How technology and miracle combined to save a 3-year-old suffering from liver ailment
Liver failure is a condition that also impacts critical functions of the body.
Chennai: Radhesh was just like any other three-year-old kid who enjoyed his time playing with his parents and siblings. However, things totally changed for this Chennai boy in April after he fell ill.
What seemed to be like an ordinary fever actually turned out to be liver-related disease and thus, his condition started deteriorating.
On consulting the doctors at Chennai’s Apollo Hospitals, Radhesh's parents learnt that he was diagnosed with fulminant liver failure, which is otherwise known as sudden catastrophic liver failure. His condition deteriorated within 24 hours of being hospitalised.
His father Varadharaj told WION, "From a state of unconsciousness, he went into a state of coma within two days and he remained in a coma for over a week. Doctors suggested that we go for a liver transplant as that had been the life-saver in earlier cases."
Liver failure is a condition that also impacts critical functions of the body, said Dr Suchitra Ranjt, Chief of Pediatric ICU at Apollo Hospitals. "It has detrimental effects on many organs and functions including the brain, kidney, blood circulation, clotting. These conditions could also further lead to haemorrhage in the brain or lungs," she added.
While the doctors were making all necessary arrangements for a super-urgent cadaveric liver transplant, Radhesh was put on ICU liver support therapy that serves as a bridge to support life until transplant procedure is complete. However, no donor was suitable for the transplant.
(Image Courtesy: Apollo Hospitals, Chennai)
Dr Suchitra Ranjit said, “We placed him on complete life-support by utilising the same high-end technology that is available in the best liver units across the world. He was ventilated, placed on chemically-induced coma, and provided continuous renal replacement therapy (an advanced form of dialysis) and a daily dose of plasma-exchange (blood purification therapy, in addition to continuous brain monitoring and circulatory support.”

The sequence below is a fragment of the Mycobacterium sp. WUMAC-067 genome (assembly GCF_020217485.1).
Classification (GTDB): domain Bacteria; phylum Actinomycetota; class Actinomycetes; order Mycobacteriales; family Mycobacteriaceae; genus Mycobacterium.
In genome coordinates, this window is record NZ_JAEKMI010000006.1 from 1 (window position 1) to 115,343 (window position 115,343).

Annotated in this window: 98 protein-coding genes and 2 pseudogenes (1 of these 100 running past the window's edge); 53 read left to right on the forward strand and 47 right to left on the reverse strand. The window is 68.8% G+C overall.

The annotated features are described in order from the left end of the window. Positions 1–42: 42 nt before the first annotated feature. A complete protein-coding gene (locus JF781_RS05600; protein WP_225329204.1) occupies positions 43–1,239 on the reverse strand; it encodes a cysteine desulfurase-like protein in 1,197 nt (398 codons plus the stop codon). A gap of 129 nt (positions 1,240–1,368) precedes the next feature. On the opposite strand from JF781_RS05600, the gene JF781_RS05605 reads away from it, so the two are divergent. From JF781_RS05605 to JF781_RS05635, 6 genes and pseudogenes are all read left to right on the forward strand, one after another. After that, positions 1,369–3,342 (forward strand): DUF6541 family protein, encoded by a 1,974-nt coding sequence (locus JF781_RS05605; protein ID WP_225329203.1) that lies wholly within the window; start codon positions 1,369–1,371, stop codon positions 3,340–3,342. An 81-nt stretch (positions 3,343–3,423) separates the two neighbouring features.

Miraculously, six days after his hospitalisation, Radhesh's liver showed tiny signs of recovery and there was a marked decrease in the swellings in the brain and kidney.
Around nine days after his admission into the ICU, he was removed from the ventilator and was taken off life-support technology.
Speaking of his recovery the doctor said, "Over the course of 20 years, we have seen 40-45 children with liver and multiple organ failures, none of them had survived without a liver transplant. But for Radhesh, his liver gradually recovered and he didn’t require a transplant, which is the best possible scenario to survive."
Having little Radhesh seated on his lap, his father Varadharajan said that their family can’t be more delighted as he recovered without any surgical intervention, without even a knife scar on his body.
For now, he has been advised to take rest at home, following which he can begin his schooling.
The cause of liver failure was not ascertained, but the team of doctors who monitored him said that there can be several possible causes. Of which, only about 20 could be diagnosed via tests.
They added that paracetamol overdose is one of the most common causes of liver failure, but it had a higher chance of recovery.
The efforts of the doctors were also augmented by inputs from the director of the King’s College in London, that has done the highest number of liver transplants for adults and kids.